CEP (0-0.05 mg/ml) inhibited the formation of soluble and insoluble aggregates of α-synuclein in vitro. Drosophila fly model expressing mutant A53T α-syn exhibited a common behavioural phenotype for the flies i.e. age-dependent defective locomotion while normal flies tend to climb up the side of the rearing tube. Flies expressing A53T α-syn remain at the bottom. CEP (0.75 mg/ml) exhibited a significant therapeutic effect on the behavioural indications of the flies and on α-syn aggregation in their brain [85].

Effect on DJ-1 and parkin

The DJ-1 is a gene contributing to familial PD [86]. Enhanced oxidation of DJ-1 has been observed in patients with sporadic PD [87]. It plays a defensive role against oxidative stress-induced cell death. Loss of function and diminished function of DJ-1 elicit the beginning of oxidative stress-related diseases, including PD. Activity of DJ-1 is controlled by oxidative status of cysteine 106 of DJ-1. Compounds that bind to C106 region of DJ-1 displayed neuroprotective activity in PD [88]. Parkin is an ubiquitin E3 ligase that regulates number of cellular procedures via monoubiquitination and polyubiquitination of proteins. Damage to E3 ligase activity of parkin is thought to have a pathogenic role in both inherited and sporadic PD. Mutations in the gene encoding for parkin causes autosomal recessive PD. It is the second most frequent cause of PD [89]. Cinnamon has exhibited protective role in PD by upregulating both DJ-1 and parkin. NaB, a metabolite of cinnamon, at concentration of 5 mM was proficient in increasing the level of DJ-1 in primary mouse and human astrocytes along with human neurons, thus emphasizing its neuroprotective effect [90].

In vitro and in vivo studies were done to evaluate the effect of NaB and C. verum powder on dopaminergic neurons by Khasnavis and Pahan [91]. Following results were obtained: sodium benzoate (1 mM) upregulates parkin and DJ-1 in in vitro study by suppression of IL-1β-induced expression of iNOS in astrocytes thus exhibiting protection of both; C. verum powder and sodium benzoate protect dopaminergic neurons in a mouse model of PD. MPTP (1-methyl-4-phenyl- 1,2,3,6-tetrahydropyridine) intoxication in mice led to increase in the level of iNOS and decreased level of parkin/DJ-1 in vivo in the nigra. Cinnamon powder (100 mg/kg) and sodium benzoate (50 mg/kg), administered orally via gavage, exhibited decrease in the expression of iNOS and upregulated parkin and DJ-1 in nigra. Functional impairment was also improved by cinnamon and sodium benzoate as evidenced from rotarod and open field experiments [91].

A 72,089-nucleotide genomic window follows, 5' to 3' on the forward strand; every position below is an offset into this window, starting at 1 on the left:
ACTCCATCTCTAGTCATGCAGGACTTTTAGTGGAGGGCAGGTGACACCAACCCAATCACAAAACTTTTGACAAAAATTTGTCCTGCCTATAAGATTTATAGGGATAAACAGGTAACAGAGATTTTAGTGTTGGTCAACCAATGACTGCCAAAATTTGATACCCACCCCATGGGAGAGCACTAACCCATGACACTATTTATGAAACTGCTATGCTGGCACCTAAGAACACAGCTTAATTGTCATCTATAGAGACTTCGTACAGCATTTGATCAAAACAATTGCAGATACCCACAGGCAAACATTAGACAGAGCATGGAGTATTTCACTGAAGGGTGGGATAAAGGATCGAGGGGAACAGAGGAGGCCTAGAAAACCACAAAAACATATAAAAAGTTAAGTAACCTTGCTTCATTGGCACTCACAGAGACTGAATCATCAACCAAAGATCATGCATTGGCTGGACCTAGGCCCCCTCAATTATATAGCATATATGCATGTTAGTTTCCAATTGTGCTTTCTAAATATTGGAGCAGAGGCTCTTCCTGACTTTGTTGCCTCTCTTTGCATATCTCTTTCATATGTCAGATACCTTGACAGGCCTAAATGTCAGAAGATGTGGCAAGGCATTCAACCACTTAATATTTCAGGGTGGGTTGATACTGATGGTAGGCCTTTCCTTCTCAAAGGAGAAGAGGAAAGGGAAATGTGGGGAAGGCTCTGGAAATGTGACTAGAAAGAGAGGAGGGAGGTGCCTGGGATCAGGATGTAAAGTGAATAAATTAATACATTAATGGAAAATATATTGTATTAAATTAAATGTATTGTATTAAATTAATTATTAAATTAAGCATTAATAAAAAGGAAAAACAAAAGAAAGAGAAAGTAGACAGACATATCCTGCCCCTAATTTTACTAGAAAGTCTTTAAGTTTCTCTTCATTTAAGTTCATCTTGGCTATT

Effect on dopaminergic neurons

The preferential and progressive loss of dopaminecontaining neurons in the substantia nigra pars compacta and the consequent loss of their projecting fibres in the striatum are the major pathological changes in PD [92,93]. TCA, one of the main components of C. cassia was evaluated in 6-hydroxydopamine (6-OHDA)-induced dopaminergic degeneration in mice. TCA (30 mg/kg, ip) maintained the number of tyrosine hydroxylasepositive dopaminergic neurons, (which had undergone severe loss in 6-OHDA-treated mice) in the striatum and substatntia nigra regions of the 6-OHDA-treated mice [43].

Role in multiple sclerosis (MS)

MS is an immune-mediated demyelinating ailment of the human central nervous system. Permanent neurological disability in MS patients is caused by neurodegeneration [94]. Cinnamon has shown beneficial effect in the management of MS.

Effect on experimentally allergic encephalomyelitis (EAE)

It is the most frequently used investigational model for the human inflammatory demyelinating disease-MS. In EAE model there approximates the basic pathological aspects of MS i.e. inflammation, demyelination, axonal loss and gliosis, due to the collaboration between a range of immunopathological and neuropathological mechanisms [95].

Sodium benzoate ameliorated clinical symptoms and disease progression in acute and chronic phases of EAE, in both in vitro and in vivo studies as shown by Brahmachari and Pahan [96]. Following were the beneficial effects of NaB: NaB exhibited inhibition of encephalitogenicity of myelin basic protein-primed T cells in vitro at 1 mM; it also displayed reticence of both passively and actively induced EAE in mice at dose range of 2.5-10 mg/ml. It haltered the generation of encephalitogenic T cells in vivo in donor mice. NaB at 5 mg/ml dose also exhibited infiltration of mononuclear cells, inflammation, and demyelination in the CNS of passively induced EAE in mice.